That was a long paragraph, let’s try to get back on track shall we?  Having rained pretty well everyday since the beginning of June, thus rendering our garden completely out of action, it has finally got hot.  Which has meant that N can now really enjoy charging round the garden.  What has tipped the enjoyment over the edge however (though not to quite the extent of Boris Johnson’s Olympic mania geiger counter, really, “zoink,” what was he thinking?) is the fact that we have been able to get the paddling pool out.  She does love the paddling pool.  And clearly getting wet doesn’t bother her in the slightest, fully clothed, wellies firmly on she will charge into the water soaking herself, her parents, and anyone else that gets within her orbit. 

Which is how, earlier on today, I found myself, also fully clothed, being dragged into the pool with her.  And then being ordered, nay, forcibly conscripted, into sitting on the edge of the pool whilst she merrily threw pre-wet balls at me, and poured water out of her wellies all over me.  I was soaked, she was soaked, the sun was out and we were both loving it.  And it hit me.  Not just the ball she had just thrown at me, but an epiphany.  Life had changed.  All too often I find myself thinking about how having our daughter has closed opportunities for us, things are just more complicated and the range of things that it is appropriate to do with a little one feels very slim, but now and then you find yourself doing something, and enjoying it, that you would have never done without having a child, something, in fact, that I couldn’t ever have believed I would have enjoyed.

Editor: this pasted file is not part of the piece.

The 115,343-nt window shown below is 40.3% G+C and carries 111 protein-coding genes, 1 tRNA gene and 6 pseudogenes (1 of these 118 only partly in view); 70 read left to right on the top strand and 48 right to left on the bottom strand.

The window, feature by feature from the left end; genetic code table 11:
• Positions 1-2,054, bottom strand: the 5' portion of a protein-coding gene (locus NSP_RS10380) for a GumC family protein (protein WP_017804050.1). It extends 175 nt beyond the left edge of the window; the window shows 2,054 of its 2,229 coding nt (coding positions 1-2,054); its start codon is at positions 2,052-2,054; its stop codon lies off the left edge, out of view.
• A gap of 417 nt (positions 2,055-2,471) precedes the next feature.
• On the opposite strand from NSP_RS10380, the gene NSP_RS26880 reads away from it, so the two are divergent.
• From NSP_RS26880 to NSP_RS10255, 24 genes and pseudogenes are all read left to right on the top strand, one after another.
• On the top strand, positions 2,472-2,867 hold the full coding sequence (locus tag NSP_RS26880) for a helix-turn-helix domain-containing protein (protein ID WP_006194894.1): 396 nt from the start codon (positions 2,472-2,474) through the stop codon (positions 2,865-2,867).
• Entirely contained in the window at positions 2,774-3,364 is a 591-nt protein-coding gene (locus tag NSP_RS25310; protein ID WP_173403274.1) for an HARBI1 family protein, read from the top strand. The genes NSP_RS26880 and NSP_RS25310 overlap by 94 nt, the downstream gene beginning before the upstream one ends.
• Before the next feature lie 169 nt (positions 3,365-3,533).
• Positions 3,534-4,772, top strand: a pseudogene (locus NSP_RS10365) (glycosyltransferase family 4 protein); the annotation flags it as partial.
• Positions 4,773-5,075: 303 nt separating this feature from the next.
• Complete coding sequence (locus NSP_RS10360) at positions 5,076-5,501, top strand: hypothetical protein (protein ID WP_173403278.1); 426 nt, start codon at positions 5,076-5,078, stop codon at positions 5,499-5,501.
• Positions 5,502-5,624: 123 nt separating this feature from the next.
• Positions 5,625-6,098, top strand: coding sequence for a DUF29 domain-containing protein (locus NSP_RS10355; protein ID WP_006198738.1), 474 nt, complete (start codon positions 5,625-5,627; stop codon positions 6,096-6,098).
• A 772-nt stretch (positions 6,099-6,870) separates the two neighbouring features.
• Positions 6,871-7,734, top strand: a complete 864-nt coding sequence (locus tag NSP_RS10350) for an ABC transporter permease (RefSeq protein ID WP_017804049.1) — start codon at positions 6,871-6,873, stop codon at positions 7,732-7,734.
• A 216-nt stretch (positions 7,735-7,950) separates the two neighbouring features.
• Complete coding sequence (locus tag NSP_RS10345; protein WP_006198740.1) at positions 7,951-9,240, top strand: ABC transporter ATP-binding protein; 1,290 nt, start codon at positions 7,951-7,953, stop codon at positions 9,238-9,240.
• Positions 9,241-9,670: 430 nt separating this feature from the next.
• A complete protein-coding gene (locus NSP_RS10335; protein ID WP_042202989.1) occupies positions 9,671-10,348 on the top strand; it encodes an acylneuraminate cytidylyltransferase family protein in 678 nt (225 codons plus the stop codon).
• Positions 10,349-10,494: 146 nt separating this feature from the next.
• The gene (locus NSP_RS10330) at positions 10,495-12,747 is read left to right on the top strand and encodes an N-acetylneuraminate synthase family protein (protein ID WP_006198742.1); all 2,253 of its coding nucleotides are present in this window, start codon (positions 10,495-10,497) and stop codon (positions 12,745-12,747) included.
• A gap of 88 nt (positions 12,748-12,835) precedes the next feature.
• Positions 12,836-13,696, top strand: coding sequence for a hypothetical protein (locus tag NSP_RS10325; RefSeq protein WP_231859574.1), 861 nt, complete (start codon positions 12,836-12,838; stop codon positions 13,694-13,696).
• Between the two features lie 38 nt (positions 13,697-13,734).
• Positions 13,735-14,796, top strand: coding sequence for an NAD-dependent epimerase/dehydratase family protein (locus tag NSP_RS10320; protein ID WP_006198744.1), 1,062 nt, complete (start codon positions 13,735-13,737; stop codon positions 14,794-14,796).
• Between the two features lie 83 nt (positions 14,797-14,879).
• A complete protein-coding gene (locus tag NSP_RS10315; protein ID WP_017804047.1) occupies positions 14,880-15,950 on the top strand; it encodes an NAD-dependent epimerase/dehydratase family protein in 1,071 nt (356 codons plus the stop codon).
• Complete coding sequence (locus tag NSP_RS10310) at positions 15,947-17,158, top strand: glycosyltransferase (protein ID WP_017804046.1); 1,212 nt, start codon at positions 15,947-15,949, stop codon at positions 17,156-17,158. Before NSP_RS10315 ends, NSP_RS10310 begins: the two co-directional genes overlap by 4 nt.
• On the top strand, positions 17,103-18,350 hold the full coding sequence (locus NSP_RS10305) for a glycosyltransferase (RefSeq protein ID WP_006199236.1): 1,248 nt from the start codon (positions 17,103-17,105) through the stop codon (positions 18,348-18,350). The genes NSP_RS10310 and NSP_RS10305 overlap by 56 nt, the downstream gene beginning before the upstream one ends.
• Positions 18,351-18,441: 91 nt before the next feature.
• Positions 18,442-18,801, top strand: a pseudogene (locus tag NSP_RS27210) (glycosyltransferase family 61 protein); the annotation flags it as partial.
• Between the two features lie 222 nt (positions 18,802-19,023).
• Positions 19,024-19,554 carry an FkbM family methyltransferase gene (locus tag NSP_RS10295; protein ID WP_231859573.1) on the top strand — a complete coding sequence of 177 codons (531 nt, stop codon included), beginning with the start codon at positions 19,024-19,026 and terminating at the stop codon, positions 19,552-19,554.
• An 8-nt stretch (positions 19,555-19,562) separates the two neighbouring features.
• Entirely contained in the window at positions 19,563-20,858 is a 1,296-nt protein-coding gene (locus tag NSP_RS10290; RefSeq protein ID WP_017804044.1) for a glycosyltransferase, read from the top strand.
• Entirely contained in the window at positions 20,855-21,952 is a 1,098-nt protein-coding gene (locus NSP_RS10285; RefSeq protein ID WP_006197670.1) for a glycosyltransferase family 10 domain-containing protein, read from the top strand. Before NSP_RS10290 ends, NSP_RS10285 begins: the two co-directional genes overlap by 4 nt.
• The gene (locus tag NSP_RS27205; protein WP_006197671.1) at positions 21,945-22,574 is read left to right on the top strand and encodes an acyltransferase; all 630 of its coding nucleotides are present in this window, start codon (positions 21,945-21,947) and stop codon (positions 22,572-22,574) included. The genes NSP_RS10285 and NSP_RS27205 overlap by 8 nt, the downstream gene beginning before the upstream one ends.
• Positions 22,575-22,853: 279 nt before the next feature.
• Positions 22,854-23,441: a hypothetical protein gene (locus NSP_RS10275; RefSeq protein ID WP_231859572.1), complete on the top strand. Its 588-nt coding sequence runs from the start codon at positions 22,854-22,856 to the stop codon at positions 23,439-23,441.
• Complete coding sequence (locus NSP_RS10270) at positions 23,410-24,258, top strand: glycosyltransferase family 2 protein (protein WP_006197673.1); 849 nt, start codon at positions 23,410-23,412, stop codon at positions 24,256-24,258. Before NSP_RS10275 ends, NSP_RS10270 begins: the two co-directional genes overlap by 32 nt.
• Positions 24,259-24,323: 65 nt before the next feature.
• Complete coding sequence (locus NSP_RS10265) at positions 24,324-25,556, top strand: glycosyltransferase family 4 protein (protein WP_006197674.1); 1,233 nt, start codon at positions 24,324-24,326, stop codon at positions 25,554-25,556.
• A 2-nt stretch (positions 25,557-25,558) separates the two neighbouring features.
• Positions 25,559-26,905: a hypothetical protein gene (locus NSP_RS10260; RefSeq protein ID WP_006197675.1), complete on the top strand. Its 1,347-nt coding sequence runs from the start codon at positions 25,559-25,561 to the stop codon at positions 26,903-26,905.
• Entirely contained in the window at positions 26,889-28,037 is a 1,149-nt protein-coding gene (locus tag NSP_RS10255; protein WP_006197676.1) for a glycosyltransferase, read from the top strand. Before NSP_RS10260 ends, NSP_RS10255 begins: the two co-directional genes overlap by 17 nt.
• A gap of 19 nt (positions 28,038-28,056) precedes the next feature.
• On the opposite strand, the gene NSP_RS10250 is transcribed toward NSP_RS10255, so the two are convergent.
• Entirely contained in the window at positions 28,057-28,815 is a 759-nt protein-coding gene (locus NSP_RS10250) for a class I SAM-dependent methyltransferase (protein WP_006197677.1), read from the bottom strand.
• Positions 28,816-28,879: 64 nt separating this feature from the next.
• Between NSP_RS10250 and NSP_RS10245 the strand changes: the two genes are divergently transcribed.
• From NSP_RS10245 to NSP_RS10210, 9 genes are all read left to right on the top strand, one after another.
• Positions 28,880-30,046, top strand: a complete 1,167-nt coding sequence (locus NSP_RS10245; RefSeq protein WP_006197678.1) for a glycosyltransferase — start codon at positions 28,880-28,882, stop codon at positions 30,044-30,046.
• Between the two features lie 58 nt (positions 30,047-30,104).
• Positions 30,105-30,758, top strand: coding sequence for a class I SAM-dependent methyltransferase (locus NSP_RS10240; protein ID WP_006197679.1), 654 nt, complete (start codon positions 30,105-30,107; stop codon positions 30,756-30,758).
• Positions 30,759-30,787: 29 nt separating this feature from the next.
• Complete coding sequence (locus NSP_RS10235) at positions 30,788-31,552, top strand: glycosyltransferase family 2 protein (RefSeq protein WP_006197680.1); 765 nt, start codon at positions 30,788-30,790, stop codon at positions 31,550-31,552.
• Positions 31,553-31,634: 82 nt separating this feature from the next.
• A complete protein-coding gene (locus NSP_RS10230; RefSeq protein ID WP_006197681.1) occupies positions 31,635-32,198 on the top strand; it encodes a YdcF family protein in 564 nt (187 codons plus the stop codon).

So thank you little girl, you’ve given me a new experience and opened my eyes.  Just think of what we could be doing tomorrow.  Now, how does that anthem go again?  

Wednesday, 25 July 2012



Our little girl loves music.  In fact it would be fair to say that she is a fan of noise in general.  And she seems to have a very good ear.  She can tell the difference between a lawn mower and a motor bike fairly consistently, and she can tell when the bin lorry is coming down the hill well before I’ve been able to pick the noise up.  (She loves the bin lorry, every Wednesday when it comes she will stand at the window and beg to be lifted up so that she can watch it perform and close to every week she is guaranteed a wave from the men, which I think is pretty cool.  The only downside is if they come whilst she is having her daytime sleep, they will wake her up).